Josephus (Against Apion, II:39) reports that “the masses have long since shown a keen desire to adopt our religious observances”, and his comment is corroborated by Greek and Latin authors.

    Why did Judaism appeal to outsiders? Salo Baron suggests (pages 173-6) that the Jewish faith offered spirituality, rationality and morality at a time of philosophical restlessness, a stable way of life at a time of world change. There were also socio-economic factors such as solidarity and charity, and though Judaism was convinced it had the truth, it also stood for theological broadmindedness and universalism.

    The movement abated as the result of Roman policies and, when the daughter faith gained political power, of Christian pressure. Jewish thinking was not too reluctant to adjust to the new circumstances. Despite rabbinic dicta such as “one receives a proselyte with open arms so as to bring him under the wings of the Divine Presence” (Lev.R. 2:9), Jews had long been concerned about converts who lapsed (Gitt. 45b, Kidd. 17b, A.Z. 64a); some even said that proselytes were like a sappachat or boil (Yev. 47b, 109b; Kidd. 70b; Nidd. 30b) – a play on the words of Isaiah (14:1), who said v’nis’p’chu: “They shall cleave like a sore to the House of Israel”. More positively, Judaism now engaged in internal rationalisation, arguing that conversion was unnecessary and it was enough for “the pious of the nations” to accept the seven Noachide laws (Maimonides, Melachim 8:10). Nonetheless conversion was never entirely barred, and the sages said that one may not “close the door before proselytes who come” (Mechilta, Mishpatim 18).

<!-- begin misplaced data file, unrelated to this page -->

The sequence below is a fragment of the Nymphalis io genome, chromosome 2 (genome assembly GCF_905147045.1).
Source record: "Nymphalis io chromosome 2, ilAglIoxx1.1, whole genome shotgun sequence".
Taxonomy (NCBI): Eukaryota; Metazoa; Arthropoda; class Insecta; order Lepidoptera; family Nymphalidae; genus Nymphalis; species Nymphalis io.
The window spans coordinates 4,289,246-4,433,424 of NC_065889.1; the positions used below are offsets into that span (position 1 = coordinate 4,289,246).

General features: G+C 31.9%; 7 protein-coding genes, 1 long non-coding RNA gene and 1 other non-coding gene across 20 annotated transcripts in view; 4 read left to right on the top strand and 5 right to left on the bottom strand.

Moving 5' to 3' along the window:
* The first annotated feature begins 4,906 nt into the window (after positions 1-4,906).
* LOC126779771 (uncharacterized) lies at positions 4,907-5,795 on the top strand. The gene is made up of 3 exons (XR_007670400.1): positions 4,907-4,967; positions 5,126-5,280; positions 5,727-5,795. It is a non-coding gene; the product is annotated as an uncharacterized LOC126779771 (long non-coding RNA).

Converts continued to enter Judaism, sometimes in groups (the most famous are the Khazars). But the fragility of Jewish life often led Jews (e.g. in Cromwellian England) to decline to accept proselytes for fear of upsetting the host society, and the rabbis developed halachic reservations that sometimes became a paranoia.

    Yet from about the 1950s there have been voices advocating a Jewish outreach to the world, presenting Judaism as an idea whose time has come. There are both internal and external reasons. Internally, there is a problem with Jewish numbers: we have an inadequate critical mass. With more Jews our survival could be less at risk. More Jews could mean a better image of Judaism and Israel. Externally, we would be doing the world a favour. The world is mostly pagan, far from the prophetic ideal of a “world as full of knowledge of God as the waters cover the sea” (Isa. 11:9). Individuals would gain from what Matthew Arnold called “Hebraic strictness of conscience”. The world would benefit from Jewish concepts such as pragmatic holiness, social cohesion and messianic destiny. Why should Judaism not continue to add to human wisdom?

    Yes, there are reasons against Jewish proselytising. Not every gentile is ready for a full commitment to Judaism. Elie Wiesel argues that our task is not to Judaise the world but to make it more human. If we have a numbers problem, there is another way – a higher Jewish birth-rate. There are practical problems such as how to initiate and administer a proselytising campaign. There are halachic issues such as whether active proselytising is permissible, though the sages said, “The Holy One, blessed be He, exiled Israel among the nations in order to increase their numbers with the addition of proselytes” (Pes. 87b).

    I personally support a Jewish outreach to the world, but as part of a five-pronged agenda:

    • Those who are ready for full commitment should be welcomed and integrated.
    • Those who are not ready for full commitment should be appreciated as “Jewish-style gentiles”.
    • The Jewish voice should be more dynamically heard in the market-place of ideas.
    • The Jews who are able to have more children should be encouraged to do so.
    • The Jews who have drifted should be lovingly welcomed back home.